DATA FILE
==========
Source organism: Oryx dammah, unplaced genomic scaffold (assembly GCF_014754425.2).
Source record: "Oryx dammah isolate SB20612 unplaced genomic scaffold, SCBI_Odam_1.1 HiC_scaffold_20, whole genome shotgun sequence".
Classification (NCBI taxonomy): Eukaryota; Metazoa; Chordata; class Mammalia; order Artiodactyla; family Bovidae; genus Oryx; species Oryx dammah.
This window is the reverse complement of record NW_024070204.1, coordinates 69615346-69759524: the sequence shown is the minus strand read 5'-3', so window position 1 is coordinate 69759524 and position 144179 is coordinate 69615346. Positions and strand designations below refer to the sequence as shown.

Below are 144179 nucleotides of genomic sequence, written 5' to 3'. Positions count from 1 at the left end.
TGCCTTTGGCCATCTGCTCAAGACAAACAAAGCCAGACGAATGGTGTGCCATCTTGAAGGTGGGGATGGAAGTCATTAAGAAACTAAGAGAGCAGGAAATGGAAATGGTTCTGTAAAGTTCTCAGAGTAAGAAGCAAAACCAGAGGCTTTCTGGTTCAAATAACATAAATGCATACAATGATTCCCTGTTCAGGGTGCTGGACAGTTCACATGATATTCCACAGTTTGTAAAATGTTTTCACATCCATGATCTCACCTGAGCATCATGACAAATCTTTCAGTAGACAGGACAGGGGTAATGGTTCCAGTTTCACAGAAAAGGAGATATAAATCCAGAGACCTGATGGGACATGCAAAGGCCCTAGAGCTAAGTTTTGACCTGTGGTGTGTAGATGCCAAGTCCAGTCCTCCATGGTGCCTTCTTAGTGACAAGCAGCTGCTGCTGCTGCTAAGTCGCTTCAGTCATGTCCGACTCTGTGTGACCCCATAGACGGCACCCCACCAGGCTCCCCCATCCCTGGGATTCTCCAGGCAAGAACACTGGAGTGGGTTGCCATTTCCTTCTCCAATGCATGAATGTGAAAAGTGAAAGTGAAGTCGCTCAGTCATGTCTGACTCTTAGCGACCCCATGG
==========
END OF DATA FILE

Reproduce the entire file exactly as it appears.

Source organism: Oryx dammah, unplaced genomic scaffold (assembly GCF_014754425.2).
Source record: "Oryx dammah isolate SB20612 unplaced genomic scaffold, SCBI_Odam_1.1 HiC_scaffold_20, whole genome shotgun sequence".
Classification (NCBI taxonomy): Eukaryota; Metazoa; Chordata; class Mammalia; order Artiodactyla; family Bovidae; genus Oryx; species Oryx dammah.
This window is the reverse complement of record NW_024070204.1, coordinates 69615346-69759524: the sequence shown is the minus strand read 5'-3', so window position 1 is coordinate 69759524 and position 144179 is coordinate 69615346. Positions and strand designations below refer to the sequence as shown.

Below are 144179 nucleotides of genomic sequence, written 5' to 3'. Positions count from 1 at the left end.
TGCCTTTGGCCATCTGCTCAAGACAAACAAAGCCAGACGAATGGTGTGCCATCTTGAAGGTGGGGATGGAAGTCATTAAGAAACTAAGAGAGCAGGAAATGGAAATGGTTCTGTAAAGTTCTCAGAGTAAGAAGCAAAACCAGAGGCTTTCTGGTTCAAATAACATAAATGCATACAATGATTCCCTGTTCAGGGTGCTGGACAGTTCACATGATATTCCACAGTTTGTAAAATGTTTTCACATCCATGATCTCACCTGAGCATCATGACAAATCTTTCAGTAGACAGGACAGGGGTAATGGTTCCAGTTTCACAGAAAAGGAGATATAAATCCAGAGACCTGATGGGACATGCAAAGGCCCTAGAGCTAAGTTTTGACCTGTGGTGTGTAGATGCCAAGTCCAGTCCTCCATGGTGCCTTCTTAGTGACAAGCAGCTGCTGCTGCTGCTAAGTCGCTTCAGTCATGTCCGACTCTGTGTGACCCCATAGACGGCACCCCACCAGGCTCCCCCATCCCTGGGATTCTCCAGGCAAGAACACTGGAGTGGGTTGCCATTTCCTTCTCCAATGCATGAATGTGAAAAGTGAAAGTGAAGTCGCTCAGTCATGTCTGACTCTTAGCGACCCCATGG